By now you would think
That I would be well-practiced
In molding my body into
The shape of grief.
Yet I still struggle
To prepare a vessel
That can hold a
No one taught me
How to contain
My own past lives
Let alone yours.
Yet when I think of you
I am sunk between
Time’s crumbling teeth
Its rotting mouth.
Through the decay
I try to identify the moment
When you decided to end it all.
Is that what drew you to me?
The smell of my molding body
Wafting over masticated flesh?
Was I adorable carrion for you?
Or did you see something living
Between the cradle of my hips?
Signs of life furtive and ferocious
I have always been living and dead.
Is that what drew me to you?
When you arrived to me it felt
Like the end of a long pilgrimage
When faith gazes at the Gate of Wonder.
You approached my gate unfazed
At the young-blood rust that gathered
Around my hinges like snow in sepia
Weary from life’s openings and closings.
But you never unlatched my door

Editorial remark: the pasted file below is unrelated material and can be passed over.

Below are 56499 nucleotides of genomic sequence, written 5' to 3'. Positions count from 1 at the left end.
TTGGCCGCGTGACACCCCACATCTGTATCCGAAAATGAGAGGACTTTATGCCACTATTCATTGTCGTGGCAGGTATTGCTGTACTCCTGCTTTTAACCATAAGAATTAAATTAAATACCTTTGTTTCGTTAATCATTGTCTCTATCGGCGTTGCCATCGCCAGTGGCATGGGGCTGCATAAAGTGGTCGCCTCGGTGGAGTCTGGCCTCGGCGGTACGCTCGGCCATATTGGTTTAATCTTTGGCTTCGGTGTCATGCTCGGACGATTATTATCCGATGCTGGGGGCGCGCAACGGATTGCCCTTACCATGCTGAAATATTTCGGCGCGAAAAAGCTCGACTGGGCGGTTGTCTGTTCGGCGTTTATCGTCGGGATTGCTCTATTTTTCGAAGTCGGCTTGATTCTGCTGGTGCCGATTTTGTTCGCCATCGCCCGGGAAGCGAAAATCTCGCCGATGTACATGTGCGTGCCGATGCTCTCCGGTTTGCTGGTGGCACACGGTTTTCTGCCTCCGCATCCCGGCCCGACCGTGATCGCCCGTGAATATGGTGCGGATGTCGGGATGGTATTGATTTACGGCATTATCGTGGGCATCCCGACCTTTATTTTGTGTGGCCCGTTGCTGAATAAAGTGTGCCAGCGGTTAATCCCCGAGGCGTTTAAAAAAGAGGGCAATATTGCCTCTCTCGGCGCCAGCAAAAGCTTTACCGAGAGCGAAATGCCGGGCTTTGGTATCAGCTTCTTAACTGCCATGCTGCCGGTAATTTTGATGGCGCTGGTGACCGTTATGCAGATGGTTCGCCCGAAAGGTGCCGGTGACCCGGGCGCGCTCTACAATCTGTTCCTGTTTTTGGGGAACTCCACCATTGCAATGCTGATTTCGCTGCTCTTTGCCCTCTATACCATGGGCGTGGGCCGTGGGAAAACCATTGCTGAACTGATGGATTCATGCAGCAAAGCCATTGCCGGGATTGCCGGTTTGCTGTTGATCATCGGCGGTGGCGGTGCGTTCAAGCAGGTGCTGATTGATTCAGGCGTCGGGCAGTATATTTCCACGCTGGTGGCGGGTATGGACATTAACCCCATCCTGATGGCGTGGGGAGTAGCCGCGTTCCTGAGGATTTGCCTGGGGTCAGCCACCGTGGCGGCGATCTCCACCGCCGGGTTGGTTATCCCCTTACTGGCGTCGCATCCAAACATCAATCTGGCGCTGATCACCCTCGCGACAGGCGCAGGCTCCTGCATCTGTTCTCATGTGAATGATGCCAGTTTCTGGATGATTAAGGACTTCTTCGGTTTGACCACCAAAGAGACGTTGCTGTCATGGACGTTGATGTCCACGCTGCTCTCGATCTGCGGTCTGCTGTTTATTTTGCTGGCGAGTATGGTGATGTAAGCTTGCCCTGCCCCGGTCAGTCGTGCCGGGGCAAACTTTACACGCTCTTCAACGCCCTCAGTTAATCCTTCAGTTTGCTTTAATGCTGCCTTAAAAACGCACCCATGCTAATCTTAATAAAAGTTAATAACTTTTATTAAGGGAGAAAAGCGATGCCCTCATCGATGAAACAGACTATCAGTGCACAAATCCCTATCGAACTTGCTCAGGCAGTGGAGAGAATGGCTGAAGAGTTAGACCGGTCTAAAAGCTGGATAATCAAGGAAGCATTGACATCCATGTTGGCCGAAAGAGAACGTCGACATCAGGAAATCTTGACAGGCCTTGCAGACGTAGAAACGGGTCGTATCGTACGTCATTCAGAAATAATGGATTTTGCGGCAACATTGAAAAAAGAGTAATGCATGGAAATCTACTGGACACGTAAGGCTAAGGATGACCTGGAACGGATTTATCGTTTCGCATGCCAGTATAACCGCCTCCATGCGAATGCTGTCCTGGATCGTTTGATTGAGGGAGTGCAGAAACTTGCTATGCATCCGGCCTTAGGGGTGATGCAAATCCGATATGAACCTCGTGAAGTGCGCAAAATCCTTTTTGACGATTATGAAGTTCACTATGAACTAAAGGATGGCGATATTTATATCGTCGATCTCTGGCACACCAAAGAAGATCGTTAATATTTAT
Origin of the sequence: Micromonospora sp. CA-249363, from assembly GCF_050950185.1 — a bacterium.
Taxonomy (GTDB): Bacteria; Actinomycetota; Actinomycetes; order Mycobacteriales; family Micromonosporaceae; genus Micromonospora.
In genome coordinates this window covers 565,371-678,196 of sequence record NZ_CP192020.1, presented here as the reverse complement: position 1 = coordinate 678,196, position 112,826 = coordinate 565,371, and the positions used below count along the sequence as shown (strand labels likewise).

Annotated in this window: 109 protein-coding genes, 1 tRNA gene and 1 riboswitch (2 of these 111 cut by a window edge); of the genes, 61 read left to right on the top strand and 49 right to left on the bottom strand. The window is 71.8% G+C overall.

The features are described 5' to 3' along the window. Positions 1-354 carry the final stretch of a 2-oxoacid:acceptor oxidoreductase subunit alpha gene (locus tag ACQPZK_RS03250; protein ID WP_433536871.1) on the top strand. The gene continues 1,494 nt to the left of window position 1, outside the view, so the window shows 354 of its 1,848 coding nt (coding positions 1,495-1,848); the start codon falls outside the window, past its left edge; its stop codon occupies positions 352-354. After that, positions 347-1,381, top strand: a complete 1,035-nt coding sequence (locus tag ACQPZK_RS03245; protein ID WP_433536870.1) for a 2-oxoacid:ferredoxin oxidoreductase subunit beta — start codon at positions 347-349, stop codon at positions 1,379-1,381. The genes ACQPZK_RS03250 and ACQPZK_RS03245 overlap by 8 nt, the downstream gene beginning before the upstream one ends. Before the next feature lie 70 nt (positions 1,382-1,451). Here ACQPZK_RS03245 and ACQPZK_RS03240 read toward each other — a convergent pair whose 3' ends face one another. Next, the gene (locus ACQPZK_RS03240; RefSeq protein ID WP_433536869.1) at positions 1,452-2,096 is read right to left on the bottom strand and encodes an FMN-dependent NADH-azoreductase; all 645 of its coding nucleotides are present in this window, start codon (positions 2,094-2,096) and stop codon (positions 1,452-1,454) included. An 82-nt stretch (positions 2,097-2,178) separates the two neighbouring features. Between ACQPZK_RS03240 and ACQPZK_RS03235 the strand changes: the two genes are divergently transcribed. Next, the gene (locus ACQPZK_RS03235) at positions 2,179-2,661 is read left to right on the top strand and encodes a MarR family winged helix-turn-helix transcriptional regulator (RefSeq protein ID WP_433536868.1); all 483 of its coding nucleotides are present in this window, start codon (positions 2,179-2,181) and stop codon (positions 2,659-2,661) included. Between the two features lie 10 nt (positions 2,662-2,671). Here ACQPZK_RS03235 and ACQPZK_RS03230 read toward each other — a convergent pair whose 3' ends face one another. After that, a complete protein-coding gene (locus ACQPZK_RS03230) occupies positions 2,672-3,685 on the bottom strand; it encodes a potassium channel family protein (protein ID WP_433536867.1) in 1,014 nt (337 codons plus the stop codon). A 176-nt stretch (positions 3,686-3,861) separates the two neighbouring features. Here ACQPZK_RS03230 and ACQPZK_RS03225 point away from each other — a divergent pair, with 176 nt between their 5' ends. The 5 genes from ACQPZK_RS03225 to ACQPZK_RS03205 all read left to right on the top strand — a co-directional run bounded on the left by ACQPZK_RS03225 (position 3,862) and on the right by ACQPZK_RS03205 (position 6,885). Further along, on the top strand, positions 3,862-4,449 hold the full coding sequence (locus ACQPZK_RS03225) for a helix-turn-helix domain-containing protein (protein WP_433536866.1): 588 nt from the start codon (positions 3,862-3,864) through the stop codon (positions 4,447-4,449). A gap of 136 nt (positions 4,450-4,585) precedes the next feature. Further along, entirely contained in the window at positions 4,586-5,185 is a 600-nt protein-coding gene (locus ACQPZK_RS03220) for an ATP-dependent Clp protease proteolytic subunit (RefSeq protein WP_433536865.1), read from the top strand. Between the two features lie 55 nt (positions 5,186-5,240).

Instead you took out your camera
Pressed record, and waited to see
What cinema rises from rust.
On the final day you press stop
And show me the movie you made
Scenes move on and time lapses
You point out the signs of life you found within me.
Two men walk into a dive bar
And no one turns to look at us
Have you ever felt the relief that comes
From being unnoticed?
We sit at a table and practice time magic
Your age mellows my youth
My youth emboldens your age
We make a list of the things time gave us:
Bar nights (“time gave us this”)
Movies (“time gave us this too”)
Music (“this is what we give back to time”)
Each other (“yes”)
We finish our beers
We go to the bathroom
You look me in the eyes
“Jay, we have so much time.”
Clay, the opposite of assault
Is me lying in your arms
Clay, the opposite of self-harm
Is drinking whiskey and coffee beans with you.
Clay, the opposite of fear
Is the smoke signals from your cigarette
Clay the opposite of danger
Was meeting you and knowing your face.
Clay, the opposite of what time gives
Is what time takes away
But that is not a lesson for the living
It can only be taught from the mouth of a corpse.
When I mold my body into the shape of grief
I try hard to envision the pottery of a mouth
I thought the opposite of grief was you being alive
But now I know that’s not true.
The opposite of grief is remembering that you were always here.